I Want My Nursing Degree To Be Over

. Monday, 18 September 2017 .
So the time has come for me to start my final year at university. For anyone that is new around these parts I am training to be a Mental Health Nurse at London South Bank University. Two years down, one to go.

I know most people never want their university experience to end, not least because it means it’s time to get a job and actually start acting like an adult. But I on the other hand absolutely cannot wait for my degree to finish. Not because I’m not enjoying the university experience but simply because my university experience is different from most. As a nursing student we spend the vast majority of our time actually out on the wards working as a nurse. We do everything a qualified nurse would do, we need just support/supervision for certain things. This means early starts, late finishes and night shifts too. So while some students might struggle to crawl out of bed for a 9am lecture, I’m no stranger to 4:30am alarms and catching the last night bus to work in the morning.

Not only do I have to work full-time as a nurse as part of my training, I don’t get paid a penny for that time. I do get a bursary from the NHS which is meant to cover living costs, however at less than £200 a month it really doesn’t cover much. I give the NHS 40 hours a week of my time and they don’t even give me enough money to pay a third of my rent, let alone pay bills, buy food, travel cards or do anything remotely leisurely. Thus when I’m on a placement that requires me to work 5 days a week (as opposed to wards where you work longer shifts, so less days) I end up working a total of 7 days a week once I’ve squeezed in 2 days a week of paid work. I finished my second year with a 9-week community placement which was a Monday to Friday, 9-5 kind of place. This resulted in me working 7 days a week for 9 weeks straight except for one single day off (only so I could take my niece and nephew to see Harry Potter and the Cursed Child).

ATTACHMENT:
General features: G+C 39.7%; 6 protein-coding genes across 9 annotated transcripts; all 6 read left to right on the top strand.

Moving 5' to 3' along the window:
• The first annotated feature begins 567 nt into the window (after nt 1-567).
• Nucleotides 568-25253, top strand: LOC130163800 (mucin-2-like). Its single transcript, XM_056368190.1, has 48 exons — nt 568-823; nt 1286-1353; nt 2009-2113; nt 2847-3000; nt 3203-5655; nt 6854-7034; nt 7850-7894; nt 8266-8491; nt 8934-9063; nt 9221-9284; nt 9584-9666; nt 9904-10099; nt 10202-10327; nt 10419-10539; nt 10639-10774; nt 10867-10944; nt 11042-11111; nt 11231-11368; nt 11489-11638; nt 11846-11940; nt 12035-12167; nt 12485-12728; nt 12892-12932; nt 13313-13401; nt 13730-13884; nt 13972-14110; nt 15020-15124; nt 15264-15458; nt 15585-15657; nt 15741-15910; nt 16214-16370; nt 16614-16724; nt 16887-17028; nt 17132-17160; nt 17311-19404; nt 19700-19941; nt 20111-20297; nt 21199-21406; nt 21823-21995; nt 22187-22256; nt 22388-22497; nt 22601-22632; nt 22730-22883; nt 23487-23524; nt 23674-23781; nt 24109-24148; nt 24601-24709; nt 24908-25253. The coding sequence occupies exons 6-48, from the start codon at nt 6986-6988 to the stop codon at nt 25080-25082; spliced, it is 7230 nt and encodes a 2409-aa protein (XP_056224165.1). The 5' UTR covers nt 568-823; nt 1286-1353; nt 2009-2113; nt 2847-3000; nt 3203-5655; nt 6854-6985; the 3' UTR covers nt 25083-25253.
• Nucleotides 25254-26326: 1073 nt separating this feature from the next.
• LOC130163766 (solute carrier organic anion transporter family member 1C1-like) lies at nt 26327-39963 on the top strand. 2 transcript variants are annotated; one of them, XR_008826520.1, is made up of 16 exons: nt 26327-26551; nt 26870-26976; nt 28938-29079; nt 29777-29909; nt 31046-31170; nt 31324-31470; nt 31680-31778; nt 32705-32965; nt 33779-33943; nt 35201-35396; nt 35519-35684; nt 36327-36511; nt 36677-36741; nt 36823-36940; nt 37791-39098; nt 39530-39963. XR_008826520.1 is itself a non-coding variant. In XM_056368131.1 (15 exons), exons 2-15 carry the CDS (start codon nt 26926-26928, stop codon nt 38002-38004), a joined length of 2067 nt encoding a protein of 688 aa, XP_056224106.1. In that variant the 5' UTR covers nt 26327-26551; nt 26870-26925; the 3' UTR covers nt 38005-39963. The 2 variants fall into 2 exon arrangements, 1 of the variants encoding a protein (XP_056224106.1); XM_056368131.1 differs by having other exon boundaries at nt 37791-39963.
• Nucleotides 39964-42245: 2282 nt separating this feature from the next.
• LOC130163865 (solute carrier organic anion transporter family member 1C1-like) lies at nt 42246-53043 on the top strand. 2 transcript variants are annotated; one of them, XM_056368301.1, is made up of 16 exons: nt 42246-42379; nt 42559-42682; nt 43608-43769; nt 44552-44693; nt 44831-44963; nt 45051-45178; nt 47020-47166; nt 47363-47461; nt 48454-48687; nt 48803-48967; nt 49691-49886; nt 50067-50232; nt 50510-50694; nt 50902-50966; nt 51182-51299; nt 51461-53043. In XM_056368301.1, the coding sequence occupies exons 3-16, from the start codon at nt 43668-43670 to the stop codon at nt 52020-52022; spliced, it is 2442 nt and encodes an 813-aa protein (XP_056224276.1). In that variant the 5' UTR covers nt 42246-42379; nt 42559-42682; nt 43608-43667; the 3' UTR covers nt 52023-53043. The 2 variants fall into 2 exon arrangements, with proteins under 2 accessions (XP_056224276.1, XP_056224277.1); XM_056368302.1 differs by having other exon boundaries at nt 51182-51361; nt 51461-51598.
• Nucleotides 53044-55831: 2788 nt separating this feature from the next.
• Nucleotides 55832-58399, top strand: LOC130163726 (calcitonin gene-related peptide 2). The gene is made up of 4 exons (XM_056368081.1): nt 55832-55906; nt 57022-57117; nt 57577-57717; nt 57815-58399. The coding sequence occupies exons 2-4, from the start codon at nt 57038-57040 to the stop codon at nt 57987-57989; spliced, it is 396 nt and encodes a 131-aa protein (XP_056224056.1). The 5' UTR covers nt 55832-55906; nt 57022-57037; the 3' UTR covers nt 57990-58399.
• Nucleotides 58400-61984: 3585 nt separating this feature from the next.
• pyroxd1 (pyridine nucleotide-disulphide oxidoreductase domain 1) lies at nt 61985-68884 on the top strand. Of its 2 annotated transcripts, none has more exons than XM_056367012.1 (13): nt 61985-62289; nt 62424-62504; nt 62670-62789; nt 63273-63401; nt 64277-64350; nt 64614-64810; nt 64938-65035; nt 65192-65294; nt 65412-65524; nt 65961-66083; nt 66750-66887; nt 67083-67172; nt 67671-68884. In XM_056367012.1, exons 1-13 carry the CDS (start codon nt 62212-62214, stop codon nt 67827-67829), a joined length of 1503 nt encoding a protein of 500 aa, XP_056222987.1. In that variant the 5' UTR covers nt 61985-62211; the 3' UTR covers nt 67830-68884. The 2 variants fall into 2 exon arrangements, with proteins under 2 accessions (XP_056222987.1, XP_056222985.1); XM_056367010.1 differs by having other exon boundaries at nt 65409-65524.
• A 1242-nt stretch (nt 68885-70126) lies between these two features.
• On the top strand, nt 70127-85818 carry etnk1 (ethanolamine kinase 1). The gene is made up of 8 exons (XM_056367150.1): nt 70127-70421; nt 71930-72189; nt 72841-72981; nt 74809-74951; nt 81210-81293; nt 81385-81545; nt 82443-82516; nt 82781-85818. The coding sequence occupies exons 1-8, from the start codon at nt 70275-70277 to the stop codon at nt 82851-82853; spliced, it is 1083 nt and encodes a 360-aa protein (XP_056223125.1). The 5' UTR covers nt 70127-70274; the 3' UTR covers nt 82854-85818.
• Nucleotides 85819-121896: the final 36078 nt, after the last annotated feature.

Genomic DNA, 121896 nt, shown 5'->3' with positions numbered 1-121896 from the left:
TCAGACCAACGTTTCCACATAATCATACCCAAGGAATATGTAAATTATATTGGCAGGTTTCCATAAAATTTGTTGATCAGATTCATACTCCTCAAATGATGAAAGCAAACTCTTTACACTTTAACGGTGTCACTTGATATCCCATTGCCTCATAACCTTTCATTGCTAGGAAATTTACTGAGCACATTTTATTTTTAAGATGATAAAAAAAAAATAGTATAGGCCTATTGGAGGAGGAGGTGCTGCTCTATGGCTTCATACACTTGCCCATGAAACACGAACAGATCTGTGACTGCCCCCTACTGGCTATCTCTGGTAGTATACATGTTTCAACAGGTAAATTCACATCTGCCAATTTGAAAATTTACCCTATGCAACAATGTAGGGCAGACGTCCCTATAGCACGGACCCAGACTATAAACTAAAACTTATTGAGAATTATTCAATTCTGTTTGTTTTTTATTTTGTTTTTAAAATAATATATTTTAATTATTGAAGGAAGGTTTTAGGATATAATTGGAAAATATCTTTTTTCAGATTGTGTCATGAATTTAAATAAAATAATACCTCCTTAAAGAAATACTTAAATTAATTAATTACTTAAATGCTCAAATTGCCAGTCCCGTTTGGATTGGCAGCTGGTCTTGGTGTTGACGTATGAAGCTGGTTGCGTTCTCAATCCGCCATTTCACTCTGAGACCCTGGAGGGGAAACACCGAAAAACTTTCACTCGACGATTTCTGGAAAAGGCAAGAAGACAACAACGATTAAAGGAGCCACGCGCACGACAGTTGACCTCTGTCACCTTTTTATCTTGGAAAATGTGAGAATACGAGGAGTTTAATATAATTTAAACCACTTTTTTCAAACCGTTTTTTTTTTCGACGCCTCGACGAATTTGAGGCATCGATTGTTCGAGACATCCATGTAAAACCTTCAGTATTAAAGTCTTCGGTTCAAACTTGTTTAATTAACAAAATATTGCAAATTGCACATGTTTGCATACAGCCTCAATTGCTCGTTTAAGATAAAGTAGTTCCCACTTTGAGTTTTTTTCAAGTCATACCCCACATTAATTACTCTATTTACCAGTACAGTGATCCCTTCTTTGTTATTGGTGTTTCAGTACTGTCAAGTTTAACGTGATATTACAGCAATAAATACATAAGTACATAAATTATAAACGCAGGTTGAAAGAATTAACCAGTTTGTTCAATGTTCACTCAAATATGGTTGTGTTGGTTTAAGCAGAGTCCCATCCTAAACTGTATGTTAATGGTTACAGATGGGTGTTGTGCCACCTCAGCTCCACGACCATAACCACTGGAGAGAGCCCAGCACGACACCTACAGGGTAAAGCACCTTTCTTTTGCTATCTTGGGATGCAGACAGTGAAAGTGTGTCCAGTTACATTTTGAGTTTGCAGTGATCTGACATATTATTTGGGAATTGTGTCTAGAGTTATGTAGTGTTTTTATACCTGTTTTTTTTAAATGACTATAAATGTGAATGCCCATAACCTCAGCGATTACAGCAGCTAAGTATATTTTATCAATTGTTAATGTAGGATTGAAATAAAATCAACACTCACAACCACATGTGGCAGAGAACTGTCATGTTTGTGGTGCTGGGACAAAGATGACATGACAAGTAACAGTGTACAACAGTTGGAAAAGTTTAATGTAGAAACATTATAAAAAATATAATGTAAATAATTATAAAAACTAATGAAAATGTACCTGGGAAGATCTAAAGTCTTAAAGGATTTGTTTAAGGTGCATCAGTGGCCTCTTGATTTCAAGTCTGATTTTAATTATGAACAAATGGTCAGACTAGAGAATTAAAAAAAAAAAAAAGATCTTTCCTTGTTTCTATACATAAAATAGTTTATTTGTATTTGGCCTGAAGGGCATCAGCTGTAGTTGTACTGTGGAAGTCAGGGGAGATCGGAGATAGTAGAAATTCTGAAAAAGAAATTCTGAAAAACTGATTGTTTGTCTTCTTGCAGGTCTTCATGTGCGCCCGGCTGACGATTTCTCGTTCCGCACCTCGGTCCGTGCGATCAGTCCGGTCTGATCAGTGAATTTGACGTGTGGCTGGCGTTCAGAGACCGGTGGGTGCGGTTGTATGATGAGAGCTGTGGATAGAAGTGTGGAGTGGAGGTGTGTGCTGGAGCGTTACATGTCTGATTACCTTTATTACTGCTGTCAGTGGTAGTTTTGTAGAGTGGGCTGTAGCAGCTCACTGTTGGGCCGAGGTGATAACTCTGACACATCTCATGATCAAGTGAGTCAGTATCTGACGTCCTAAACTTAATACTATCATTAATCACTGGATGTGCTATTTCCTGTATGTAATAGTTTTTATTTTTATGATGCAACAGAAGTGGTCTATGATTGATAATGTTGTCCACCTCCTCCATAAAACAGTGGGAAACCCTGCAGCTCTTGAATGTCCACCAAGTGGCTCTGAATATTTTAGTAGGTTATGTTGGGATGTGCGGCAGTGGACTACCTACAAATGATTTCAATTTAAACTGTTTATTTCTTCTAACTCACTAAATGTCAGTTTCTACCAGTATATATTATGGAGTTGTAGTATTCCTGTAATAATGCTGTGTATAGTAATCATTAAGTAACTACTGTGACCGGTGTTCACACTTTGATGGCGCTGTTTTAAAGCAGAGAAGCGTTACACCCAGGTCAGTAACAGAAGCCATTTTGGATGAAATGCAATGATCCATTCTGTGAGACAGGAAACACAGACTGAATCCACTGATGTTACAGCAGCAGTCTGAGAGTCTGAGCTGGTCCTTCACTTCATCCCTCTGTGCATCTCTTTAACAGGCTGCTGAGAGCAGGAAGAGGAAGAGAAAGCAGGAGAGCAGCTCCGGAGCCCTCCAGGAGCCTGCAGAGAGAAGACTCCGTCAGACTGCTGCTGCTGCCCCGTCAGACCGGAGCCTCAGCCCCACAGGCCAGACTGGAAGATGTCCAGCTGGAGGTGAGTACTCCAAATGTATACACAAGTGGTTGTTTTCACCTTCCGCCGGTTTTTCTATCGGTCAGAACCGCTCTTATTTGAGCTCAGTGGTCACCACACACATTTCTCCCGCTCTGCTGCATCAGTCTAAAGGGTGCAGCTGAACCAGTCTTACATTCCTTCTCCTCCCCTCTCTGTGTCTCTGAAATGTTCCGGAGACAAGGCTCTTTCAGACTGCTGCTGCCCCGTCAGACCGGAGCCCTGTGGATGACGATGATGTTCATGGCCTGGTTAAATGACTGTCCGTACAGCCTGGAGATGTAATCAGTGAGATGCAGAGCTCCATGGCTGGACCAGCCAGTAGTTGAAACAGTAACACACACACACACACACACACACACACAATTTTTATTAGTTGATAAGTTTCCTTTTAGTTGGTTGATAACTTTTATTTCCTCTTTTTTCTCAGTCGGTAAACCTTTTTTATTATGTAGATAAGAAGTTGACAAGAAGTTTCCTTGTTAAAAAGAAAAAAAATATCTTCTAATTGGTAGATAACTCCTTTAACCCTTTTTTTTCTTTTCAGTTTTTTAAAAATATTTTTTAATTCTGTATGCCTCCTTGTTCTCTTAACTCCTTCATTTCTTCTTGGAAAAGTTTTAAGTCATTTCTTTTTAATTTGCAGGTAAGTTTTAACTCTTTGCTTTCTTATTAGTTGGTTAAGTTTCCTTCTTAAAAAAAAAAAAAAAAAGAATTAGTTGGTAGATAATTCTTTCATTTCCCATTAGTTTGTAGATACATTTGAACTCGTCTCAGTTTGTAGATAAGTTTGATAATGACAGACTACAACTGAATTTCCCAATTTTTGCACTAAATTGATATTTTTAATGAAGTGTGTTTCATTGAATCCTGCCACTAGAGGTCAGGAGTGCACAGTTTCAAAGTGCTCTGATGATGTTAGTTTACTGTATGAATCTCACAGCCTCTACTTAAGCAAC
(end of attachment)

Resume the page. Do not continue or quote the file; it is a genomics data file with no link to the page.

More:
I’m exhausted. I’m absolutely exhausted.

Oh and on top of working every hour under the sun I still have essays to write and exams to prepare for, because after all, I am still doing a degree. Although our lectures and placements are separate, our deadlines often still fall within placement time.

Let me be clear, I absolutely love what I do. If I didn’t I would have given up a long time ago. Seeing a patient get out of bed and take a shower after weeks of feeling so low they didn’t see the point in anything makes my heart soar. Holding a patient while they sob so hard they can barely breath as opposed to self harming puts me on cloud nine. Having a conversation with someone that they can actually participate in for the first time in a long time without being harassed by voices puts the biggest smile on my face you could ever imagine. I feel very blessed to do the job I do. I know it makes a huge difference to people’s lives and I love being a part of someone’s journey to recovery.

I do not expect everything to be sunshine and rainbows when I finish my degree. I know it is still going to be a lot of hard work. The money isn’t great and the shift pattern will still mess up my sleep. But I’m hoping when I’m qualified I’ll actually be able to have a reasonable work-life balance. I won’t have to rush home from a shift to write an essay. I won’t have to cram revision into my brain by going over flashcards on the bus to work before the sun has even come up. I won’t have to spend my days off working just so I can pay my rent. I’ll just get to enjoy being a nurse.


I know this next year isn’t going to be easy. But I can finally see a light at the end of the tunnel and I’m hoping that will be enough to help me power through the exhaustion.

Follow my blog with Bloglovin
So the time has come for me to start my final year at university. For anyone that is new around these parts I am training to be a Mental Health Nurse at London South Bank University. Two years down, one to go.